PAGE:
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stars and dogs

First Republic Bank (DOG)


The English language is full of bank idioms: “You can take that to the bank,” for example. Or, “You can bank on it.” This week, a new expression entered the lexicon: “You need to get your money the hell out of the bank.” Rattled by the failures of Silicon Valley Bank and Signature Bank, shares of First Republic Bank and other mid-sized U.S. lenders cratered as investors and depositors took their money and ran. Aiming to calm markets, a group of 11 large U.S. banks announced a US$30-billion rescue package to keep First Republic afloat. But even after popping higher Thursday, the shares still ended the week with a steep loss. Nobody’s “laughing all the way to the bank” any more.

True North Commercial REIT (DOG)


Whoever came up with the symbol TNT.UN for True North Commercial REIT sure was prescient: The units just collapsed like a building demolished by dynamite. Hit by the downsizing of a tenant in the GTA that contributed to a three-percentage-point drop in occupancy year-over-year, the office real estate investment trust slashed its distribution in half and announced the sale of two recently vacated Ontario properties for $24.8-million. True North said the moves are part of its “capital strengthening and unitholder value strategy.” But with its market price plunging almost 40 per cent on the news and analysts cutting their price targets, all that’s happening now is capital destruction.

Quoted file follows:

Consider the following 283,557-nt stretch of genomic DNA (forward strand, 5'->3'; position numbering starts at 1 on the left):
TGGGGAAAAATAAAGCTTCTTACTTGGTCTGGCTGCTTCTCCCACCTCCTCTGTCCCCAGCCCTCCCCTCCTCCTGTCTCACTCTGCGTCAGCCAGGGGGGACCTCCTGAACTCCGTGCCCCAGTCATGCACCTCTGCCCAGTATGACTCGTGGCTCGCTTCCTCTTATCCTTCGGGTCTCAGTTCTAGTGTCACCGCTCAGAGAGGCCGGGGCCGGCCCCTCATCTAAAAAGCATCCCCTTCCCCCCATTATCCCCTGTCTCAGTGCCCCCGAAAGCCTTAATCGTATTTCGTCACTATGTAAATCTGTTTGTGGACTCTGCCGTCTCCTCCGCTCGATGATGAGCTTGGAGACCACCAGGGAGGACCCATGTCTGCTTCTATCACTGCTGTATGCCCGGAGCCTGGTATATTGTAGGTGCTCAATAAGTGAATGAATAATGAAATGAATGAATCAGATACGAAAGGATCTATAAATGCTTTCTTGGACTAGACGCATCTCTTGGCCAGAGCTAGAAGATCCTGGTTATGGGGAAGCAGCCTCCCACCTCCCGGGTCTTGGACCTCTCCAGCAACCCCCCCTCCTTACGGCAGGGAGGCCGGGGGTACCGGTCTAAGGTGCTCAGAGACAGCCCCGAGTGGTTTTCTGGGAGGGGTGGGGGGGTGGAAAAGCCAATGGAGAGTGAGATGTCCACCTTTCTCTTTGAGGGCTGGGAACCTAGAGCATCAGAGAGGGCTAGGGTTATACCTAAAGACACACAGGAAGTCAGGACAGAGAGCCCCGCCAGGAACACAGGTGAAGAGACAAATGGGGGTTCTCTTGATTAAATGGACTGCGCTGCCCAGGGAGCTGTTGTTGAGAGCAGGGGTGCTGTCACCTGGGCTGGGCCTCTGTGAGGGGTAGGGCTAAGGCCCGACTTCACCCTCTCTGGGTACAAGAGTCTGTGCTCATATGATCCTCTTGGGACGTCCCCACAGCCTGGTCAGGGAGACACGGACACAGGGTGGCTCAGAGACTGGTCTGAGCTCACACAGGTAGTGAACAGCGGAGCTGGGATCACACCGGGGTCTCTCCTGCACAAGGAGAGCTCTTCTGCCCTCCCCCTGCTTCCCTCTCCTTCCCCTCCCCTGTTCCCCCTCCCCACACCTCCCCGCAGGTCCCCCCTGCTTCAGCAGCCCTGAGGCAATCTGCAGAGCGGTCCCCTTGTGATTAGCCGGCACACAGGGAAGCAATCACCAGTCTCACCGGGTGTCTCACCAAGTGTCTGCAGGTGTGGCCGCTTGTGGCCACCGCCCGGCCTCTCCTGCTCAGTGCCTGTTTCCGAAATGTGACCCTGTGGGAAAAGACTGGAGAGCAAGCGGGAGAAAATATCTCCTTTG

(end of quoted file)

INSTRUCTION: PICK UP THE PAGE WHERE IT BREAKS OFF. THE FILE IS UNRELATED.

Meta Platforms (STAR)


Business quiz! Shares of Meta Platforms Inc. rose after the owner of Facebook, Instagram and WhatsApp a) officially cancelled its plans for a virtual-reality, 3D “metaverse,” admitting, “It was actually something we came up with when we were smoking doobies one night, and it’s time to move on.”; b) launched FaceGramApp, which combines all its popular apps in one place so people who spend hours posting on social media every day won’t have to waste precious time switching between services; c) announced plans to cut an additional 10,000 employees, citing the “difficult economic environment,” just months after the tech giant laid off more than 11,000 workers in November. Answer: c.

Signet Jewelers (STAR)


Banks are going bust. Inflation is soaring. Stock markets are wobbling. What better time to blow thousands of dollars on gold and diamond jewellery? Shrugging off broader economic worries, investors sent shares of Signet Jewelers higher after the owner of retail chains including Kay, Zales and Peoples reported fourth-quarter revenue and earnings above Wall Street’s expectations. Even as sales slipped 5.2 per cent from a year earlier, they were still up 23.8 per cent compared with the fourth quarter of 2020, helping Signet post a healthy profit of US$5.02 a share. With Signet hiking its dividend by 15 per cent, the stock may be a diamond in the rough.

Credit Suisse Group (DOG)


Switzerland. The name evokes images of snow-capped mountains, exquisite chocolates and that time the Swiss men’s hockey team humiliated Canada at the 2006 Winter Olympics. This week, it was investors’ turn for an unpleasant Swiss surprise. Shares of Credit Suisse tanked after the bank’s biggest shareholder, Saudi National Bank, said it would not provide additional funding to the troubled lender, sparking a selloff that spread to other European banks. Even after Switzerland’s central bank threw Credit Suisse a lifeline of as much as 50 billion Swiss francs (about $74-billion) to help stabilize the shares, investors’ portfolios were still looking like Swiss cheese.